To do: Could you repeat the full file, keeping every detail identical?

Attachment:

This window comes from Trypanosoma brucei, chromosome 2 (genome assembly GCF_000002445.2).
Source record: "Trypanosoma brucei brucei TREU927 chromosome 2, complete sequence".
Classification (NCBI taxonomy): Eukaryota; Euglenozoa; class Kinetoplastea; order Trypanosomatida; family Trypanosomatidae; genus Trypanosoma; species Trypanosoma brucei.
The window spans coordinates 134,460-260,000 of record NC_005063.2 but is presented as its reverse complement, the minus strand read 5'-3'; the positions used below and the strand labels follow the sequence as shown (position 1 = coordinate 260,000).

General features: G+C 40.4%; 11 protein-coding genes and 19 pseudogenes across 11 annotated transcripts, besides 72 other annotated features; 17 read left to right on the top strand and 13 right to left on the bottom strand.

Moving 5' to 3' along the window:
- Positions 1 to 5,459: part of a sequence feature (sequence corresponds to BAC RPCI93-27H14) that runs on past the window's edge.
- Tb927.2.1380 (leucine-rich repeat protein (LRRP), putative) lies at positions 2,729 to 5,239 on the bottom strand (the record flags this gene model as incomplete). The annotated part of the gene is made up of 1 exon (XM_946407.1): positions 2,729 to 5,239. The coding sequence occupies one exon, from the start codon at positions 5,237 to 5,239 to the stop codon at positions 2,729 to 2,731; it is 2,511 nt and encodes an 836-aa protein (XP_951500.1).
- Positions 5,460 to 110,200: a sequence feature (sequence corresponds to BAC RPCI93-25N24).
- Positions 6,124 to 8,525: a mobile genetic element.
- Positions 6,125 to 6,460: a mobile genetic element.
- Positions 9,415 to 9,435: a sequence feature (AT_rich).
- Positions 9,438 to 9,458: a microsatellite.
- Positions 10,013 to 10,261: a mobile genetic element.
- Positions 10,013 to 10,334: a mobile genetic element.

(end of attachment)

This window comes from Trypanosoma brucei, chromosome 2 (genome assembly GCF_000002445.2).
Source record: "Trypanosoma brucei brucei TREU927 chromosome 2, complete sequence".
Classification (NCBI taxonomy): Eukaryota; Euglenozoa; class Kinetoplastea; order Trypanosomatida; family Trypanosomatidae; genus Trypanosoma; species Trypanosoma brucei.
The window spans coordinates 134,460-260,000 of record NC_005063.2 but is presented as its reverse complement, the minus strand read 5'-3'; the positions used below and the strand labels follow the sequence as shown (position 1 = coordinate 260,000).

General features: G+C 40.4%; 11 protein-coding genes and 19 pseudogenes across 11 annotated transcripts, besides 72 other annotated features; 17 read left to right on the top strand and 13 right to left on the bottom strand.

Moving 5' to 3' along the window:
- Positions 1 to 5,459: part of a sequence feature (sequence corresponds to BAC RPCI93-27H14) that runs on past the window's edge.
- Tb927.2.1380 (leucine-rich repeat protein (LRRP), putative) lies at positions 2,729 to 5,239 on the bottom strand (the record flags this gene model as incomplete). The annotated part of the gene is made up of 1 exon (XM_946407.1): positions 2,729 to 5,239. The coding sequence occupies one exon, from the start codon at positions 5,237 to 5,239 to the stop codon at positions 2,729 to 2,731; it is 2,511 nt and encodes an 836-aa protein (XP_951500.1).
- Positions 5,460 to 110,200: a sequence feature (sequence corresponds to BAC RPCI93-25N24).
- Positions 6,124 to 8,525: a mobile genetic element.
- Positions 6,125 to 6,460: a mobile genetic element.
- Positions 9,415 to 9,435: a sequence feature (AT_rich).
- Positions 9,438 to 9,458: a microsatellite.
- Positions 10,013 to 10,261: a mobile genetic element.
- Positions 10,013 to 10,334: a mobile genetic element.